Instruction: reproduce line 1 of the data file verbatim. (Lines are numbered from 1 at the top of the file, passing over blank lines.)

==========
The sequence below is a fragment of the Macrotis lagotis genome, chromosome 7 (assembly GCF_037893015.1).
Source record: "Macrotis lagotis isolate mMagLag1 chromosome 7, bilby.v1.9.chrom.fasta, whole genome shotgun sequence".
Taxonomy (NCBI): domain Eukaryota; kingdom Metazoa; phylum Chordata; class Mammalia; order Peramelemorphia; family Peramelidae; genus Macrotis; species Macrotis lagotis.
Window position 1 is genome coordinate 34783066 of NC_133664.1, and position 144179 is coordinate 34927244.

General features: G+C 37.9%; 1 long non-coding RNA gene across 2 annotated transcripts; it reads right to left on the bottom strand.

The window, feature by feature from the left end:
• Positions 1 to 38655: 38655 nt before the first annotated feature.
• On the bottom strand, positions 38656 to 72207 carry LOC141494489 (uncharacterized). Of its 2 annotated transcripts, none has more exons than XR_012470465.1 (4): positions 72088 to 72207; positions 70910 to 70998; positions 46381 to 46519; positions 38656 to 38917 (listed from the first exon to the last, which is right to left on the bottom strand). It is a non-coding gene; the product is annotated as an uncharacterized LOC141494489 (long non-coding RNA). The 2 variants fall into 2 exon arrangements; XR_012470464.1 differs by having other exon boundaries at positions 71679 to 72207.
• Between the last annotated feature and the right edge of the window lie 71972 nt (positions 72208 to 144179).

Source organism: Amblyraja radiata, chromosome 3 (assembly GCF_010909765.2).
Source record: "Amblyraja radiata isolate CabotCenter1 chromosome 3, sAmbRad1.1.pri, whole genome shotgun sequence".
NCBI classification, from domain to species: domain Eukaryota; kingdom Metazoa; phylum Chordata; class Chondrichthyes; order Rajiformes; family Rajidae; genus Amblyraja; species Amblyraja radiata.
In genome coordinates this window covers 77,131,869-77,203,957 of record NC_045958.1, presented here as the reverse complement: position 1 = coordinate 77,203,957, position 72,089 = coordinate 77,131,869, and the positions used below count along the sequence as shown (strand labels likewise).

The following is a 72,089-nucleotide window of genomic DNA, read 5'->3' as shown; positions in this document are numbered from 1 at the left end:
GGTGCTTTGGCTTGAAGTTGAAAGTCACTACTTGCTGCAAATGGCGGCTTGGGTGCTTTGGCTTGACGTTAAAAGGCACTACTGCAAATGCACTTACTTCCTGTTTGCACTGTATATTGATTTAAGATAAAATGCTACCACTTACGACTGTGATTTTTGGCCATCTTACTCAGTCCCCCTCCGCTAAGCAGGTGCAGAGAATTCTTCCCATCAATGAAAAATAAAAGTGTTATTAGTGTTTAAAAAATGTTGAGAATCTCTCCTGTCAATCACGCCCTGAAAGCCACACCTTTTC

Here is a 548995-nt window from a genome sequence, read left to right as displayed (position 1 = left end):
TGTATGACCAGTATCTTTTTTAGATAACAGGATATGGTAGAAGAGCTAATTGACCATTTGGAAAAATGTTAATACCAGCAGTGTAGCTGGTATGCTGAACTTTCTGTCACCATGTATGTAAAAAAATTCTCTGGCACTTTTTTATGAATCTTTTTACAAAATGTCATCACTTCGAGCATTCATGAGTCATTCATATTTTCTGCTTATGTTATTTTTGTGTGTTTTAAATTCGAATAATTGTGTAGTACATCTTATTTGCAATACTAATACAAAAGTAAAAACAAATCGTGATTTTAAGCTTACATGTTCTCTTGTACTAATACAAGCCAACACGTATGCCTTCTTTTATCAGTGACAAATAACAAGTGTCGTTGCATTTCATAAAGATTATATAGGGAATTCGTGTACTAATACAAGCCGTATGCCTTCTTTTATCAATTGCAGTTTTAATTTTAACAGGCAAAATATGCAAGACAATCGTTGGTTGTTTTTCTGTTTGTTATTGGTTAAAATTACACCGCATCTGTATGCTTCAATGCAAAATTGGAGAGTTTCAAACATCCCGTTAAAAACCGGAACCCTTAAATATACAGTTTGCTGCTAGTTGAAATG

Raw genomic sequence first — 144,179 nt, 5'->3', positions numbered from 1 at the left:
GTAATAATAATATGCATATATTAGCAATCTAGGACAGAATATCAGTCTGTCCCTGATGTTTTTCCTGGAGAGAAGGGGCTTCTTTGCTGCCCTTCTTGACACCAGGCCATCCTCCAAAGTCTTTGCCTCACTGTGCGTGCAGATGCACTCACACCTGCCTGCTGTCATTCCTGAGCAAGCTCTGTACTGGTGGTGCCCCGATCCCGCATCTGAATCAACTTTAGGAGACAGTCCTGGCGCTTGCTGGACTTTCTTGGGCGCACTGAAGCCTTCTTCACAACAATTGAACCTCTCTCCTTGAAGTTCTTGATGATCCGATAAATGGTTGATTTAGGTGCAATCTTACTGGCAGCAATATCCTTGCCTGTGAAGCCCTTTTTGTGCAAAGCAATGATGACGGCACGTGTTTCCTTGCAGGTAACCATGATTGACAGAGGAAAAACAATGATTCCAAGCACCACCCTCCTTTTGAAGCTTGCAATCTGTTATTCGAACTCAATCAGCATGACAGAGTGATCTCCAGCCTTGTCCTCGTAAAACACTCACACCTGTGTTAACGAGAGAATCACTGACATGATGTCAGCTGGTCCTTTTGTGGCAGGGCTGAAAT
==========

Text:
The sequence below is a fragment of the Macrotis lagotis genome, chromosome 7 (assembly GCF_037893015.1).